So, too often when people are simply trying to share whatever awful experience they have lived through, someone will feel triggered and quickly counter this person’s lived experience with the words “not all” – which is simply meant to shut the person up and not allow them to revel their own experience honestly. Maybe you are a foster parent or an adoptive parent or do social work or work for the government in some kind of child welfare or government assistance office and you are feeling judged by the story you are hearing. You are desperate to point out that you are not one of those kinds of people yourself. And it’s wonderful if you are not. However, you should restrain yourself at such a time, take comfort and be confident in the knowledge that the story you are hearing is not about you but about the person telling it and their experience. Allow them to revel their own truth without dismissing it by inserting why you are such a good person (and in fact, maybe look long and hard at your own heart to determine is what it actually is that is being triggered. Is it your sense of being some kind of savior to some segment of humanity ?).

Privilege is something your life gives you that is good. By being able to see those aspects as a privilege, you should also be able to realize that you have had access to something that some other people didn’t.  Often in adoption land, as in real life, those with privilege and those in government service too often treat the underprivileged poorly and that is un-necessary. They have it hard enough without you piling on.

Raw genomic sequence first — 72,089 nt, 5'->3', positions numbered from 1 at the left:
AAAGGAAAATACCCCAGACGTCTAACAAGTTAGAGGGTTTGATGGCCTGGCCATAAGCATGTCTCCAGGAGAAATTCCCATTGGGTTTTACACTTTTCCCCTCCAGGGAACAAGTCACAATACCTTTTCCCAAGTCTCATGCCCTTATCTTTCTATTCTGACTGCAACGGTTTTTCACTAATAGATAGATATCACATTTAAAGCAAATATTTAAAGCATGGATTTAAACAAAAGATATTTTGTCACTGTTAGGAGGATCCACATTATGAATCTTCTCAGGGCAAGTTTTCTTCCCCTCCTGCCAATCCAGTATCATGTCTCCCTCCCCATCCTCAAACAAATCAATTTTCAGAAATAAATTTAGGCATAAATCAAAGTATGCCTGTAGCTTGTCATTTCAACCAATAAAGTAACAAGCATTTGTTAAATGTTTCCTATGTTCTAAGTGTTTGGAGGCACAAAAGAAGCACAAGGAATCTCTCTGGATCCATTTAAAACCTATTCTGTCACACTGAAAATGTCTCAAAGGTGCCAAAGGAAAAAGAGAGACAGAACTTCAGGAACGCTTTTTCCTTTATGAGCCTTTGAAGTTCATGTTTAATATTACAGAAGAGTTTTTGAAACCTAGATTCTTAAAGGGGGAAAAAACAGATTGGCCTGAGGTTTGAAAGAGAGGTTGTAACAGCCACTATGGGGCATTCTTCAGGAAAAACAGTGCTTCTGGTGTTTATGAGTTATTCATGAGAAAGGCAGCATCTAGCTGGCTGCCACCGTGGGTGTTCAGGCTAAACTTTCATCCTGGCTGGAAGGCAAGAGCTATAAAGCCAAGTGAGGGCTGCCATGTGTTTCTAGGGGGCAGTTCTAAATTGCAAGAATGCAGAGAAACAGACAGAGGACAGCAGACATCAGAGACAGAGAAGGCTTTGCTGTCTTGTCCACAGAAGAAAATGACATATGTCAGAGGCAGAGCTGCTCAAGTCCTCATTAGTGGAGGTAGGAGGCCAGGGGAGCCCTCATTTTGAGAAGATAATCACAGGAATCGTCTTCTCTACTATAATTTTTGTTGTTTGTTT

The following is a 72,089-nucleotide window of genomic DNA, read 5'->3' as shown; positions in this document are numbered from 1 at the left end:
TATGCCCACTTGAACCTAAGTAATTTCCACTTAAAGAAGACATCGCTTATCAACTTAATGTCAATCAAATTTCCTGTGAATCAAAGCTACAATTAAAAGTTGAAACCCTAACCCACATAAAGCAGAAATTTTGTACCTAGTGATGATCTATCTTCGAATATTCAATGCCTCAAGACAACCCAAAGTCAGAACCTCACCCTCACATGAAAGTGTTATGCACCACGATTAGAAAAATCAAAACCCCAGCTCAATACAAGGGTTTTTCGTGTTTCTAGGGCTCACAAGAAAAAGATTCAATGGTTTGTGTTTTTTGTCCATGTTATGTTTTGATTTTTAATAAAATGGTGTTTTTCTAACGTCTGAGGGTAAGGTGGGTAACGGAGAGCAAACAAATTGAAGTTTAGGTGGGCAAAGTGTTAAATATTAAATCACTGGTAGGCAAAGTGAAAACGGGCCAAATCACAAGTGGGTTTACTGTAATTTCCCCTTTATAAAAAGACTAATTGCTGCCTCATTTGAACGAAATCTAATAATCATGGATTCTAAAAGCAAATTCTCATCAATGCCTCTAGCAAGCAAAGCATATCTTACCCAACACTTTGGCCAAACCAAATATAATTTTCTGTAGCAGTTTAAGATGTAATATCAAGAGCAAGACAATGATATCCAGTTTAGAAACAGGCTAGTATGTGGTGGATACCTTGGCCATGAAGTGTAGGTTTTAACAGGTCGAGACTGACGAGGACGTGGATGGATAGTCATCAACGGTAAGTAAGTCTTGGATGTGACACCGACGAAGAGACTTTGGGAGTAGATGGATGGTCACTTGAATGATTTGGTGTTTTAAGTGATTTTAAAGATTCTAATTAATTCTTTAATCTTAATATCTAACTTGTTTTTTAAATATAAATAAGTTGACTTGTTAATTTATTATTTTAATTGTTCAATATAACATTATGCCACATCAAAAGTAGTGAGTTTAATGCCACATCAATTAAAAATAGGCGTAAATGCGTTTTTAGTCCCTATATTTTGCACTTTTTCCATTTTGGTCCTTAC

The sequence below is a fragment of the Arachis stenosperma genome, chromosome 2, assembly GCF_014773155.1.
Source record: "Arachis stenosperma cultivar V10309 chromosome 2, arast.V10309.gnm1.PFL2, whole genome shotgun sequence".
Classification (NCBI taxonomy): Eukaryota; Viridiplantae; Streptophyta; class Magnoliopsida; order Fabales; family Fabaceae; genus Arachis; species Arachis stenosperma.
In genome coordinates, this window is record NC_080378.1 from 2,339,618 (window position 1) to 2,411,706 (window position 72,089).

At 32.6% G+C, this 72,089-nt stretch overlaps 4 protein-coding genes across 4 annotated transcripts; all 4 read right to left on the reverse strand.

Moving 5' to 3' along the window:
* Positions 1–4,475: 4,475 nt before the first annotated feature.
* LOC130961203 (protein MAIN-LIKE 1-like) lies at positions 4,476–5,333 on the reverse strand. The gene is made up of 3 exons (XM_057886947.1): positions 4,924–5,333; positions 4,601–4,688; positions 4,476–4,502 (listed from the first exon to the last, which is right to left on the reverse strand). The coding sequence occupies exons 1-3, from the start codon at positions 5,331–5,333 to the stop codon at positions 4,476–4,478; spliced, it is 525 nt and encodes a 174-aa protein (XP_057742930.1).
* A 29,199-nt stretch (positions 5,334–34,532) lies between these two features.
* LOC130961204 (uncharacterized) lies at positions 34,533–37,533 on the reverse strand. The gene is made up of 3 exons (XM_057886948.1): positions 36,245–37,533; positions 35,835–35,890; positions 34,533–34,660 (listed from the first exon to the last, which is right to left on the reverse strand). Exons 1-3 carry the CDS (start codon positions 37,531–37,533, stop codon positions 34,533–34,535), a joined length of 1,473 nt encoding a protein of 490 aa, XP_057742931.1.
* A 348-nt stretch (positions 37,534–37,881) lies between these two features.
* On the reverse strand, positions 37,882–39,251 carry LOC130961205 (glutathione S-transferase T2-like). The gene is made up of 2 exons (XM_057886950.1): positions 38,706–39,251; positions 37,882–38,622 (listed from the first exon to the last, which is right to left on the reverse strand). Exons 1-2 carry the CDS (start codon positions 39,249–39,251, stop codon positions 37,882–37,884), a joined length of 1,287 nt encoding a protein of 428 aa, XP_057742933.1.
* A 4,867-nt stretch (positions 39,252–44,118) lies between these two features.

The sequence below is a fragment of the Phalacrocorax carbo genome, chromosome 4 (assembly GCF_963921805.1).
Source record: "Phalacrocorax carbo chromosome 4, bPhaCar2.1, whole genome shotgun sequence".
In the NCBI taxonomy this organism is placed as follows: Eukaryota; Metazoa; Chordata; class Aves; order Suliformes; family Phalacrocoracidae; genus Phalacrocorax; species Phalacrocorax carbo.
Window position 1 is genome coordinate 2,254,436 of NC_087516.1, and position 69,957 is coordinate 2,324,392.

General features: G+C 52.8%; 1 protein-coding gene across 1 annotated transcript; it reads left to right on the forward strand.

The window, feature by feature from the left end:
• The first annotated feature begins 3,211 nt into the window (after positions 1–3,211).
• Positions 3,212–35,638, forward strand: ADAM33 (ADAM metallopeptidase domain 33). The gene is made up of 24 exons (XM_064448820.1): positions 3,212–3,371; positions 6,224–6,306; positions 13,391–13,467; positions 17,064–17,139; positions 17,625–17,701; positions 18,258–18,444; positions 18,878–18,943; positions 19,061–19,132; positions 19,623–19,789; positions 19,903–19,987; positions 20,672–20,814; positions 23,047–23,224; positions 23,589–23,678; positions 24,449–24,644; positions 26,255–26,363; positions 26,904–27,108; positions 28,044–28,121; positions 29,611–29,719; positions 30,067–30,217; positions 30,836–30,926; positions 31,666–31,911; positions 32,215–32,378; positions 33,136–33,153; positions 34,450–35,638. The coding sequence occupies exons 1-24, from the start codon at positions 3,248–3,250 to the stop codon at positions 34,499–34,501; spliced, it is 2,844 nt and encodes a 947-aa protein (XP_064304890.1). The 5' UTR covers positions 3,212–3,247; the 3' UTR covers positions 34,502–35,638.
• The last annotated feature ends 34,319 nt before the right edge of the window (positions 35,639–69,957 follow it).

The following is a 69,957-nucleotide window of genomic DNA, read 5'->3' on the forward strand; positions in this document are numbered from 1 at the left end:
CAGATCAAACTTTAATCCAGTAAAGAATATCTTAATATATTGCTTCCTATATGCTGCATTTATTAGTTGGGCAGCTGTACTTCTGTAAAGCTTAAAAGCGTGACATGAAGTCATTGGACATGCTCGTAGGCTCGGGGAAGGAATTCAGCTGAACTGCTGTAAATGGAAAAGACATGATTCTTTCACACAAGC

The truth is, adoptive parents hold the dominant view in society. Their perspectives rule when it comes to creating the perceptions that people with no experience with what adoption is like in general, believe it to be. Adult adoptees are too often either silenced or dismissed. Money rules. The financially privileged hold the power in society over the less fortunate – who are too easily overlooked or not seen at all. Adoption is almost always a case of allocating a child. Taking a child out of a poverty stricken family and placing that child into a rich one. Georgia Tann didn’t hide her belief that doing this intended engineering of a child’s life led to better outcomes for that child than leaving them in their original poverty-stricken family. So the truth is, money matters.